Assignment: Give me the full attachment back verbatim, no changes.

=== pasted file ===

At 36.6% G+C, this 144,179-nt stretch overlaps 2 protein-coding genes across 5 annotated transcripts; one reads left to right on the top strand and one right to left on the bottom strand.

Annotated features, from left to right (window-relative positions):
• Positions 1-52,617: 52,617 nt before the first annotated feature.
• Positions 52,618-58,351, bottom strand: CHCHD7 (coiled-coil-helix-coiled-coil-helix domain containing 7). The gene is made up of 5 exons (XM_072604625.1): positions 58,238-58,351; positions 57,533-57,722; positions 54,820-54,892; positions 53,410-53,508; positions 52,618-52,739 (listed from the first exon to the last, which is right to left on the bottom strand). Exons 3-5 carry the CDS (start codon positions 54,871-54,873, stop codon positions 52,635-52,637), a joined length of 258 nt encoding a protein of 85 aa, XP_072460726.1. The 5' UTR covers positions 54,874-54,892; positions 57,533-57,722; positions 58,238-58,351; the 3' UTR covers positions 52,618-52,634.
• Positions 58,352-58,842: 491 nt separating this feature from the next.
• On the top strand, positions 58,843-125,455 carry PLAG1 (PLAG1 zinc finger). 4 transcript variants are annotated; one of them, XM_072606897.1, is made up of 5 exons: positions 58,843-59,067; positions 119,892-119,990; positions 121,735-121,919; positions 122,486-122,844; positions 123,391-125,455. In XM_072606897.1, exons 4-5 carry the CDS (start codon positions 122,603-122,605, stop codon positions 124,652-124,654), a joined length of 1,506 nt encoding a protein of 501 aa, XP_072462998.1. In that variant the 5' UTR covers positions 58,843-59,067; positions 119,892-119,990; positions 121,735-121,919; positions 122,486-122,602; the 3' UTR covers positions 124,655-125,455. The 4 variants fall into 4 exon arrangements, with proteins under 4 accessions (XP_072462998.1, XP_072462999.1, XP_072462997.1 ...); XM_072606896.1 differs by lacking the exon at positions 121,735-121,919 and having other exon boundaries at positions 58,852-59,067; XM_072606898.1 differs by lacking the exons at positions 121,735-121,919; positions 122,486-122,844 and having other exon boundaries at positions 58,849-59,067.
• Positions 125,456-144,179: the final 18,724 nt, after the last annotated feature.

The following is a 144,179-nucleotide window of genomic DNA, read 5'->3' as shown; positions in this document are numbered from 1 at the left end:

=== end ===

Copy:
At 36.6% G+C, this 144,179-nt stretch overlaps 2 protein-coding genes across 5 annotated transcripts; one reads left to right on the top strand and one right to left on the bottom strand.

Annotated features, from left to right (window-relative positions):
• Positions 1-52,617: 52,617 nt before the first annotated feature.
• Positions 52,618-58,351, bottom strand: CHCHD7 (coiled-coil-helix-coiled-coil-helix domain containing 7). The gene is made up of 5 exons (XM_072604625.1): positions 58,238-58,351; positions 57,533-57,722; positions 54,820-54,892; positions 53,410-53,508; positions 52,618-52,739 (listed from the first exon to the last, which is right to left on the bottom strand). Exons 3-5 carry the CDS (start codon positions 54,871-54,873, stop codon positions 52,635-52,637), a joined length of 258 nt encoding a protein of 85 aa, XP_072460726.1. The 5' UTR covers positions 54,874-54,892; positions 57,533-57,722; positions 58,238-58,351; the 3' UTR covers positions 52,618-52,634.
• Positions 58,352-58,842: 491 nt separating this feature from the next.
• On the top strand, positions 58,843-125,455 carry PLAG1 (PLAG1 zinc finger). 4 transcript variants are annotated; one of them, XM_072606897.1, is made up of 5 exons: positions 58,843-59,067; positions 119,892-119,990; positions 121,735-121,919; positions 122,486-122,844; positions 123,391-125,455. In XM_072606897.1, exons 4-5 carry the CDS (start codon positions 122,603-122,605, stop codon positions 124,652-124,654), a joined length of 1,506 nt encoding a protein of 501 aa, XP_072462998.1. In that variant the 5' UTR covers positions 58,843-59,067; positions 119,892-119,990; positions 121,735-121,919; positions 122,486-122,602; the 3' UTR covers positions 124,655-125,455. The 4 variants fall into 4 exon arrangements, with proteins under 4 accessions (XP_072462998.1, XP_072462999.1, XP_072462997.1 ...); XM_072606896.1 differs by lacking the exon at positions 121,735-121,919 and having other exon boundaries at positions 58,852-59,067; XM_072606898.1 differs by lacking the exons at positions 121,735-121,919; positions 122,486-122,844 and having other exon boundaries at positions 58,849-59,067.
• Positions 125,456-144,179: the final 18,724 nt, after the last annotated feature.

The following is a 144,179-nucleotide window of genomic DNA, read 5'->3' as shown; positions in this document are numbered from 1 at the left end: